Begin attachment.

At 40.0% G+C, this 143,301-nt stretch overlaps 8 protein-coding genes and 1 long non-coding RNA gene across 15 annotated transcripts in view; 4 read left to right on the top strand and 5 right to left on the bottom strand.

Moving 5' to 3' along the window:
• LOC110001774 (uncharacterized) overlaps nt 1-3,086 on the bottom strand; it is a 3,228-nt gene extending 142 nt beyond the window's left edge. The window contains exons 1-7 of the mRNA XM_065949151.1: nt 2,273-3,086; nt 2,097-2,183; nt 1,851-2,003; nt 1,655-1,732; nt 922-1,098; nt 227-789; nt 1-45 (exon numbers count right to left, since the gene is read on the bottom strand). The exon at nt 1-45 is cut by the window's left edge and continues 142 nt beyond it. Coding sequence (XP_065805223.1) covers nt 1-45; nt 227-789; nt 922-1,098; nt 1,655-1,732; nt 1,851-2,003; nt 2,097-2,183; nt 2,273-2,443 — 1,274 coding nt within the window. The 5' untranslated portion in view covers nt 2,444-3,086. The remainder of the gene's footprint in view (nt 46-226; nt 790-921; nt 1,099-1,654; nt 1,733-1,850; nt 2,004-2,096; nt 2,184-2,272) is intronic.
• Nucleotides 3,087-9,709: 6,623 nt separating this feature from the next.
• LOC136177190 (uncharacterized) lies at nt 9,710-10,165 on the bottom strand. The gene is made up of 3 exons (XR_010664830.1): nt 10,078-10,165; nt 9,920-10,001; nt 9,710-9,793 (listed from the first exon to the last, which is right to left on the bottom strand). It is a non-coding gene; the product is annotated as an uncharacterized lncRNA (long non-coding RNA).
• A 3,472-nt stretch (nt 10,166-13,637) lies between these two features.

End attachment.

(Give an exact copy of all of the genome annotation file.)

At 40.0% G+C, this 143,301-nt stretch overlaps 8 protein-coding genes and 1 long non-coding RNA gene across 15 annotated transcripts in view; 4 read left to right on the top strand and 5 right to left on the bottom strand.

Moving 5' to 3' along the window:
• LOC110001774 (uncharacterized) overlaps nt 1-3,086 on the bottom strand; it is a 3,228-nt gene extending 142 nt beyond the window's left edge. The window contains exons 1-7 of the mRNA XM_065949151.1: nt 2,273-3,086; nt 2,097-2,183; nt 1,851-2,003; nt 1,655-1,732; nt 922-1,098; nt 227-789; nt 1-45 (exon numbers count right to left, since the gene is read on the bottom strand). The exon at nt 1-45 is cut by the window's left edge and continues 142 nt beyond it. Coding sequence (XP_065805223.1) covers nt 1-45; nt 227-789; nt 922-1,098; nt 1,655-1,732; nt 1,851-2,003; nt 2,097-2,183; nt 2,273-2,443 — 1,274 coding nt within the window. The 5' untranslated portion in view covers nt 2,444-3,086. The remainder of the gene's footprint in view (nt 46-226; nt 790-921; nt 1,099-1,654; nt 1,733-1,850; nt 2,004-2,096; nt 2,184-2,272) is intronic.
• Nucleotides 3,087-9,709: 6,623 nt separating this feature from the next.
• LOC136177190 (uncharacterized) lies at nt 9,710-10,165 on the bottom strand. The gene is made up of 3 exons (XR_010664830.1): nt 10,078-10,165; nt 9,920-10,001; nt 9,710-9,793 (listed from the first exon to the last, which is right to left on the bottom strand). It is a non-coding gene; the product is annotated as an uncharacterized lncRNA (long non-coding RNA).
• A 3,472-nt stretch (nt 10,166-13,637) lies between these two features.